Form and Function


A product without design cannot work. A product that doesn’t work cannot be designed.

I’ve spent the better part of three years creating simplified workflows for individuals and companies. The creation of a harmonious digital system makes my little design-heart sing. But not all workflows are created equal. If you’re looking at a mom’s photo library or an author’s email, the flow is self-contained and manageable. You can see the light at the end of the tunnel. But when you expand to larger workflows, there’s less certainty.

Take the modern startup - you’ll need to build marketing tools, create a log-in system, manage transactions, and offer support. Each of these elements on their own could have their own masterclass, but no company has time for that. So you fly by the seat of your pants, creating as smooth a path as possible to quality, but inevitably stumbling along the way. The first versions of many well-known apps were quite rough around the edges, but they made their way into the world and became a reality. Assuming you can get past that first hurdle, the challenge is not getting tossed off balance in either direction.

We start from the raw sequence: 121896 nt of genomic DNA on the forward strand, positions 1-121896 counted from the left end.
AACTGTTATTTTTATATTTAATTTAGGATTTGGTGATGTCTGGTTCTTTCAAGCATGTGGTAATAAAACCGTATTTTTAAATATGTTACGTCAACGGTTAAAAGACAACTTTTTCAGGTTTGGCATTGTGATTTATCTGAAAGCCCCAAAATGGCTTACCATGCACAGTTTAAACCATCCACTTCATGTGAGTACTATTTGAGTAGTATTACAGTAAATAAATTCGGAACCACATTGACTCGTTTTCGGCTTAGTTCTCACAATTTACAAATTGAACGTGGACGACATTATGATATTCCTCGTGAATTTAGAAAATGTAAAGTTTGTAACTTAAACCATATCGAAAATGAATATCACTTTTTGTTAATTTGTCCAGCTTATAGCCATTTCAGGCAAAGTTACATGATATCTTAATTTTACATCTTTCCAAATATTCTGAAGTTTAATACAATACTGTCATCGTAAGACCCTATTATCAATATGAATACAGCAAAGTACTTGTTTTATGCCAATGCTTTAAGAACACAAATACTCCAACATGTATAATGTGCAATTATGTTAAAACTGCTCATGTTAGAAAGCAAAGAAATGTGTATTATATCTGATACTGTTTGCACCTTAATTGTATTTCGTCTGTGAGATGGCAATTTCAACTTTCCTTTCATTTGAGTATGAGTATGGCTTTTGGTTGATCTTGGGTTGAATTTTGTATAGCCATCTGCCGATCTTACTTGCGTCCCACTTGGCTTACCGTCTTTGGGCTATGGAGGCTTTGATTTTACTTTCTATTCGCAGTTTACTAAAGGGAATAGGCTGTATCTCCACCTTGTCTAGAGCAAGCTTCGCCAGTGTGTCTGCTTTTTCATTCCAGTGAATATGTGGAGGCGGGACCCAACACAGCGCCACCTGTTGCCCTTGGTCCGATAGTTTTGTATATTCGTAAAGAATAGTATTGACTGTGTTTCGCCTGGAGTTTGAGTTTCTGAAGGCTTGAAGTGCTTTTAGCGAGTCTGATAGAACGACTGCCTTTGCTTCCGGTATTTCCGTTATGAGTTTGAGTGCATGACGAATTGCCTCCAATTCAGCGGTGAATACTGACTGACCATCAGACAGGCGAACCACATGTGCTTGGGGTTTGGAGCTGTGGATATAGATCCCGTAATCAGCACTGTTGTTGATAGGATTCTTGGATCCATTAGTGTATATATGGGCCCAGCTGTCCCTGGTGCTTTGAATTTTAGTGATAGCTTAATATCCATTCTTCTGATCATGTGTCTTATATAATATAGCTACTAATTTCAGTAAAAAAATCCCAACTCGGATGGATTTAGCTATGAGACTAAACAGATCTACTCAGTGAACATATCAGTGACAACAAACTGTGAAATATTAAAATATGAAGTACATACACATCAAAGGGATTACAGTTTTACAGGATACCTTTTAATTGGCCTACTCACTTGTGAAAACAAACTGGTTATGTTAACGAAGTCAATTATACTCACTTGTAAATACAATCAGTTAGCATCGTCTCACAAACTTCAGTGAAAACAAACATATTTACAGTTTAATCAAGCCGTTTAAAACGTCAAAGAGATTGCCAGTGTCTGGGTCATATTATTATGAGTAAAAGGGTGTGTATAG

When a company focuses on interface at the expense of execution, you get the digital equivalent of a paperweight. If the product looks nice but doesn’t work, no one will stick around. You can get caught in the trap of making it shiny and pretty and totally ignore core functionality. Like a person with lots of plastic surgery but poor health, it simply won’t last.

And while a structurally sound codebase provides a necessary foundation for a company, it will surely scare off the majority of users once you see the 17-item menu, or the confusing order checkout page, or the impossible-to-understand user profile. A usable interface is what makes people feel comfortable and confident using the product. If you don’t win someone over in the first minute, you’re unlikely to keep their business. And that first minute is won by good design.

It’s always a balance between opposing forces, opposing personalities, opposing worldviews. There’s a reason they are so often pitted against each other - they don’t agree with each other. Until you bring them together, you won’t have a singular vision for your company, you’ll just be pulled by the polarities. But when they unite in that sacred dance, you’ll find a power and purpose that will be impossible to deny.

Robbie Klein